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Evening Standard
Evening Standard
Tina Campbell

Eamonn Holmes claims BBC once planned to replace him with Gary Lineker until colleagues foiled plot

Eamonn Holmes has claimed that the BBC had intended to replace him with Gary Lineker but that his colleagues blocked the move by sticking up for him.

The Irish broadcaster, 63, previously fronted snooker programme Pot Black for the BBC in the early 1990s, but his position was allegedly under threat from the 62-year-old former professional footballer.

Holmes made the surprising revelation on GB News while discussing comments made by retired broadcaster Des Lynam, who argued Match of the Day presenter Lineker should stick to sport and not air political opinions.

Lynam’s remarks were in reference to Lineker being forced to “step back” from presenting the football show earlier this year until he and the BBC reached an “agreed and clear position” on social media use.

“He was very complimentary about Gary, says he liked him as a broadcaster,” Holmes began.

“Des is the doyen, Des is the Pope of broadcasting. He is the one if you were any good you wanted to be like because he was the best.

“See, Gary Lineker actually changed the way sports representation happened after that because prior to that, there were anchors, people like David Coleman, Frank Bough, Dickie Davies, Des Lynam,” he continued.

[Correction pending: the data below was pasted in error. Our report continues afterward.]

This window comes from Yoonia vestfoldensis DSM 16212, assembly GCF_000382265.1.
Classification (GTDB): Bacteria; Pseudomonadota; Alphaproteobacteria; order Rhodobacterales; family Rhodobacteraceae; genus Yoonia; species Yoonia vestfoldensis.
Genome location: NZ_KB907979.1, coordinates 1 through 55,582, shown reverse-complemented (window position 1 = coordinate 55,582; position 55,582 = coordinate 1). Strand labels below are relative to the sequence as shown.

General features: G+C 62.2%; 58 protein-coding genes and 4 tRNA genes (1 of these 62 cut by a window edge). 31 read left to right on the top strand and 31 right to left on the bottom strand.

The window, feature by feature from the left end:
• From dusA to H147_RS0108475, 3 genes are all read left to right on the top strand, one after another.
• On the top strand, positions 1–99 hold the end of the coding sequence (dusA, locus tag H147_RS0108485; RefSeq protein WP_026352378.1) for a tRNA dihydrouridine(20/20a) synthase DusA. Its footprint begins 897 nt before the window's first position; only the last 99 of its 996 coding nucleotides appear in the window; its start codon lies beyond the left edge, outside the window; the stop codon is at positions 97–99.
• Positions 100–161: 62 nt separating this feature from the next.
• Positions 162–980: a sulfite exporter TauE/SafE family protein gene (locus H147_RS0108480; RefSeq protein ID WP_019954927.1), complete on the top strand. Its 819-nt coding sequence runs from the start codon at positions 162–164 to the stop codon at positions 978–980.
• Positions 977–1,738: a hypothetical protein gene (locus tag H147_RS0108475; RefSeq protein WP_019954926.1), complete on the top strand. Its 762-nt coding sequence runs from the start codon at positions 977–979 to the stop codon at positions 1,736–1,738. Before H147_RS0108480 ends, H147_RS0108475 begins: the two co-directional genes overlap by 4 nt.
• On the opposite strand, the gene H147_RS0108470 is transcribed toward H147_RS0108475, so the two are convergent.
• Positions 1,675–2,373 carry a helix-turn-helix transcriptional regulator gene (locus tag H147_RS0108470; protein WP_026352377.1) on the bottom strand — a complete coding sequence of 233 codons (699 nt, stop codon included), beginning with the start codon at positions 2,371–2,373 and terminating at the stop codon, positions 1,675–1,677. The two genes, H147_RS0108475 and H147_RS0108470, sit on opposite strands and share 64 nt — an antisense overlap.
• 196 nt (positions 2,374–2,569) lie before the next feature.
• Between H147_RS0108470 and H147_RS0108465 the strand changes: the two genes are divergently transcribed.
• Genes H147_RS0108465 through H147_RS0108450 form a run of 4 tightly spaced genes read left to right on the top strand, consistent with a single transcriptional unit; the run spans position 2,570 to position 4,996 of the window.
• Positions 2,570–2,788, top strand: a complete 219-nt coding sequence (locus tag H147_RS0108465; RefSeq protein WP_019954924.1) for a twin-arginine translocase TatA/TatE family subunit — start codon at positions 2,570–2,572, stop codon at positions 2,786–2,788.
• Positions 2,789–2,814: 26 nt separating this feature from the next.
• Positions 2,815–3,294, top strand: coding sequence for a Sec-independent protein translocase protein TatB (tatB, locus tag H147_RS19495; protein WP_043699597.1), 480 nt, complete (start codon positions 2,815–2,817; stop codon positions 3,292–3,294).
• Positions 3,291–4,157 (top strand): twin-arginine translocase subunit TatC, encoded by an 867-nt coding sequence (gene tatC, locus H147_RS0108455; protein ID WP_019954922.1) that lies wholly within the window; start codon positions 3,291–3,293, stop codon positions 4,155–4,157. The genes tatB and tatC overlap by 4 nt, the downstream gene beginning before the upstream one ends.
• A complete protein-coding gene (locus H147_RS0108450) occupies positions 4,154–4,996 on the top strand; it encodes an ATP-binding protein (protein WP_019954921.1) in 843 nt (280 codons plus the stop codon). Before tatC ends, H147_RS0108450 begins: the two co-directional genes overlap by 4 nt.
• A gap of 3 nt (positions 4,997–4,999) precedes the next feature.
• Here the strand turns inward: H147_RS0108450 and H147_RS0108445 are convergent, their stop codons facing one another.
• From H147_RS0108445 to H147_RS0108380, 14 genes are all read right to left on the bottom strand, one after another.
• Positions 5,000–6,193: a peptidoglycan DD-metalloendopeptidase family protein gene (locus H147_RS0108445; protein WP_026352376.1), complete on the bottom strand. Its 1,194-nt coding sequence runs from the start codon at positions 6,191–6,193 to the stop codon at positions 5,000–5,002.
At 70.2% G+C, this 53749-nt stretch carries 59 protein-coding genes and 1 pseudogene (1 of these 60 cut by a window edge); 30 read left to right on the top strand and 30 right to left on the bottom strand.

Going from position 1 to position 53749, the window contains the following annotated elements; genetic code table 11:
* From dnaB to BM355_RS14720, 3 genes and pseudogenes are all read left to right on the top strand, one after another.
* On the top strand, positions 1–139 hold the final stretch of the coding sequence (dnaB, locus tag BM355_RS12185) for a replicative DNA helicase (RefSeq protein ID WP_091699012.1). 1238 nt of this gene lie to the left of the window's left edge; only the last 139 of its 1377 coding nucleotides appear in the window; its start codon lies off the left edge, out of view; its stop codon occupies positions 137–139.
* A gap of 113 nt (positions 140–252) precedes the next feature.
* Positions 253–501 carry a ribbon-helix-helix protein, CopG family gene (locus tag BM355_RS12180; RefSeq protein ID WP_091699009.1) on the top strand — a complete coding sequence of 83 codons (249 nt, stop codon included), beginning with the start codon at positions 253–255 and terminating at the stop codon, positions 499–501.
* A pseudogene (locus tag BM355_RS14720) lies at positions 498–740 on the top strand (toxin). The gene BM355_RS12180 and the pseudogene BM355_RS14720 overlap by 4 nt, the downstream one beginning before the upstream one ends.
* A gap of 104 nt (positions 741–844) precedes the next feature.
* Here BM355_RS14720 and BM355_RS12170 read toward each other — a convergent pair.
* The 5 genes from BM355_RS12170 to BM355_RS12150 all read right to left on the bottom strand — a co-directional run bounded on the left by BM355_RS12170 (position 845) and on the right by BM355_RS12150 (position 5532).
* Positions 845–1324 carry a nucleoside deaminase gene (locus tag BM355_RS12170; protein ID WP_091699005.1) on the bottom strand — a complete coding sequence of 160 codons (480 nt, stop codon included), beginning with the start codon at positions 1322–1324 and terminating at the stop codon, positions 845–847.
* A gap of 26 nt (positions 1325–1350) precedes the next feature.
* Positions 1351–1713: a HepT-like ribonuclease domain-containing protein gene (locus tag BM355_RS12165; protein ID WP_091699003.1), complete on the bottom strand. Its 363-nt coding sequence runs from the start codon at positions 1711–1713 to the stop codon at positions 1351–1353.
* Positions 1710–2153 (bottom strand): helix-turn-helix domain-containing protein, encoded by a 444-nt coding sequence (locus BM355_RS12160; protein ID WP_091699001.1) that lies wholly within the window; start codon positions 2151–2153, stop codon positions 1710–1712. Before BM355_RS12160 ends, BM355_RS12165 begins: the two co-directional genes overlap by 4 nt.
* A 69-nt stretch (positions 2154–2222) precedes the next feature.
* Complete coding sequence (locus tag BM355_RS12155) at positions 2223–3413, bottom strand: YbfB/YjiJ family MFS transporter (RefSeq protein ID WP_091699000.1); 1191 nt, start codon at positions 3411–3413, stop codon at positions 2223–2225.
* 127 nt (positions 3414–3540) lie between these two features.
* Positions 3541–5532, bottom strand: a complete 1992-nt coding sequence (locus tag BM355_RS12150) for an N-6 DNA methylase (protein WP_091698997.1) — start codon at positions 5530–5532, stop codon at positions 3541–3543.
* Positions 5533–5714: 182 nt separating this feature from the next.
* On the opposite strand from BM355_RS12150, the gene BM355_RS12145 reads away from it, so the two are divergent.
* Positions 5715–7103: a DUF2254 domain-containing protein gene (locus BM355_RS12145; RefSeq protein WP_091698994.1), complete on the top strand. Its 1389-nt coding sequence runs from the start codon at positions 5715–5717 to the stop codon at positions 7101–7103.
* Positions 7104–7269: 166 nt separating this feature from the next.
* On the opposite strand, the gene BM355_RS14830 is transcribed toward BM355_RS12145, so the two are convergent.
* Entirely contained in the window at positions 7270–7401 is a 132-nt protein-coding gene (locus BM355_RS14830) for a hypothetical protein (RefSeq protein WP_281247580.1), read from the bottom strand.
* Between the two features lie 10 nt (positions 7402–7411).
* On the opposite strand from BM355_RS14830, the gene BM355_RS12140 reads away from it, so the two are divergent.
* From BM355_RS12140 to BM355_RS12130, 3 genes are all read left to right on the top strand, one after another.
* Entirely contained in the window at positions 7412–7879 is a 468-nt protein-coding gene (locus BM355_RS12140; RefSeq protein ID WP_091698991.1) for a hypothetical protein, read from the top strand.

“After Des, it was sports hosts who anchored all the programmes. You had to have competed at some level or been involved in sport.”

The former This Morning presenter went on to explain how he believes Lineker is a “very, very good presenter”, but that the “landscape” has changed.

Asked if he felt this changes was for the better, he mused: “I don’t think it’s a good idea, particularly on football.

Eamonn Holmes used to front Pot Black for the BBC in the 1990s (BBC)

“I think it’s very good to have someone who has an interest… in the game and be asked somewhat naive or silly questions at some stage but have the passion of a fan.

“You don’t always have to be an expert to present certain stuff.

“I used to host snooker for the BBC at that stage, and they wanted to replace me with Gary Lineker. Pot Black and things...” Ruth Langsford’s husband continued.

“I’m lucky that the snooker players, I think, got together as a union and said, ‘No, we like Eamonn.’

“And, actually, it’s a tremendous tribute to me that they said, ‘No, we want Eamonn to stay’, and they had that power that meant that I stayed on hosting snooker, that was a great compliment.”

It appears that it’s all water under the bridge now as Holmes concluded by declaring Lineker a “top man”.

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